Rantanen, T. (2005). The media and globalization. Thousand Oaks, CA: Sage. 180 pages.
Finally, we have a book about globalization focusing on the role of media. Most globalization theorists only acknowledge that media has played a crucial role in the acceleration of globalization. Terhi Rantanen uses media as the fundamental starting point for a discussion of the theories of globalization and offers a systematic method of studying how lives have changed. She considers questions concerning the impact of globalization by studying in detail the lives of three families over four generations.
Rantanen, director of the Master of Science Programme in Global Media and Communication in the Department of Media and Communications at the London School of Economics and Political Science, has written also about the role of media in Russia and Finland, her home country. In The Media and Globalization, Rantanen brings her understanding of communication theory and globalization together with her teaching experience to formulate a most unique, seemingly easy, study of the effects of media on people's lives.
First, the book lays out the theories of globalization, pointing out how many theorists assumed that developments in our communication technologies have changed people's lives, their environment, and their understanding of time and space. The theorists discussed include Harold Innis, Anthony Giddins, Roland Robertson, James Lull, John B. Thompson, John Tomlinson, Walter Ong, Herbert Schiller, and Marshall McLuhan. Drawing on the work of Giddens and Lull, Rantanen identifies six stages of globalization, with a complementary list of six stages of media and communication. For each of the stages, various categories of study are identified. The categories range from demographics such as education and family structure, the way time is measured, types of media available, travel, conflicts or wars, and languages spoken, to the more complex categories of ideology and resistance. These categories offer a framework for the study of four generations of each of the families. Rantanen's methodology is similar to ethnography, but because she is motivated by mediation, how people interconnect through media and communication, she calls the methodology "mediagraphy."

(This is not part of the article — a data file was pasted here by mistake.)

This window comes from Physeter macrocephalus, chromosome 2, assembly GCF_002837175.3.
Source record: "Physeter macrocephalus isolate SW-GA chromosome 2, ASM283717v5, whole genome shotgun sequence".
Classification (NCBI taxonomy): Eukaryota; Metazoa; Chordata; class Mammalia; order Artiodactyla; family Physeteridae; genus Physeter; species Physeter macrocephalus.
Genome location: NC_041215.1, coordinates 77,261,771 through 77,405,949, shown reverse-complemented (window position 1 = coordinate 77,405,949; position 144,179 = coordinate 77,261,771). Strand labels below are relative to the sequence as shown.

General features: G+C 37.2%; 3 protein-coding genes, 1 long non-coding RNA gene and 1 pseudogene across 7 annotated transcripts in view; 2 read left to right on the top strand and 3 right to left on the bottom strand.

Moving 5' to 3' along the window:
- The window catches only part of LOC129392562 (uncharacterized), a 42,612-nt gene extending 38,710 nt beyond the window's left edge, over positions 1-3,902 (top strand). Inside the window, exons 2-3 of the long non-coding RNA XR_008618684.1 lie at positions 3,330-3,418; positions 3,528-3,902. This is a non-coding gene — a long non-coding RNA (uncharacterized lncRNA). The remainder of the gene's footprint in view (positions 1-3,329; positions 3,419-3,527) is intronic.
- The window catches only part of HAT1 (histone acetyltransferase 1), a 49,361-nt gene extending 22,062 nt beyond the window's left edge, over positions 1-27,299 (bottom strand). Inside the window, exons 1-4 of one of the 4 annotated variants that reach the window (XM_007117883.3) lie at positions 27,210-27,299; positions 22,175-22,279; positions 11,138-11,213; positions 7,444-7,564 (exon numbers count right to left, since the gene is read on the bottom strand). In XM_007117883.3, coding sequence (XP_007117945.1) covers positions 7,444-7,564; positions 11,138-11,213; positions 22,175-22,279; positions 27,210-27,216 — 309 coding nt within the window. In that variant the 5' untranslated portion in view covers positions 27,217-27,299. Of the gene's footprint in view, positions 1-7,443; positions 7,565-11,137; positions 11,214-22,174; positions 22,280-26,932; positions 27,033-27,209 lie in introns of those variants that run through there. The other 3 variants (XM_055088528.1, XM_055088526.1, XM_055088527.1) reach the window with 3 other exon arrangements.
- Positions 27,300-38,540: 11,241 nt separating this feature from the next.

Rantanen successfully merges the micro and macro levels of study. Her...